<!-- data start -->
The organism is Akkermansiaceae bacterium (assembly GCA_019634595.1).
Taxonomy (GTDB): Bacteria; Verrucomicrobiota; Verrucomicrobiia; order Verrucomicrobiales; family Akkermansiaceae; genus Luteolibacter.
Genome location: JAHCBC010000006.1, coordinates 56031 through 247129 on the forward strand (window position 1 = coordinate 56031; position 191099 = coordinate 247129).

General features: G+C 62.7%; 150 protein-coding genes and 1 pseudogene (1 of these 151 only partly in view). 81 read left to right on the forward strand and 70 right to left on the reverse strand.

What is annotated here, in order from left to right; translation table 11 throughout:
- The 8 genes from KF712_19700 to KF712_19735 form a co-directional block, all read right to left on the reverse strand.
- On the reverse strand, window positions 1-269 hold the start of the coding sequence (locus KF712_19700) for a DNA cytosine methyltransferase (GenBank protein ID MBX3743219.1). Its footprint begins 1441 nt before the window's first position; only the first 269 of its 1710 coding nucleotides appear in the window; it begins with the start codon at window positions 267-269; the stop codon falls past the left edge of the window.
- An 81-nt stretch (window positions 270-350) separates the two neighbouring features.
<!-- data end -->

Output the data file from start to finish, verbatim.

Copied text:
The organism is Akkermansiaceae bacterium (assembly GCA_019634595.1).
Taxonomy (GTDB): Bacteria; Verrucomicrobiota; Verrucomicrobiia; order Verrucomicrobiales; family Akkermansiaceae; genus Luteolibacter.
Genome location: JAHCBC010000006.1, coordinates 56031 through 247129 on the forward strand (window position 1 = coordinate 56031; position 191099 = coordinate 247129).

General features: G+C 62.7%; 150 protein-coding genes and 1 pseudogene (1 of these 151 only partly in view). 81 read left to right on the forward strand and 70 right to left on the reverse strand.

What is annotated here, in order from left to right; translation table 11 throughout:
- The 8 genes from KF712_19700 to KF712_19735 form a co-directional block, all read right to left on the reverse strand.
- On the reverse strand, window positions 1-269 hold the start of the coding sequence (locus KF712_19700) for a DNA cytosine methyltransferase (GenBank protein ID MBX3743219.1). Its footprint begins 1441 nt before the window's first position; only the first 269 of its 1710 coding nucleotides appear in the window; it begins with the start codon at window positions 267-269; the stop codon falls past the left edge of the window.
- An 81-nt stretch (window positions 270-350) separates the two neighbouring features.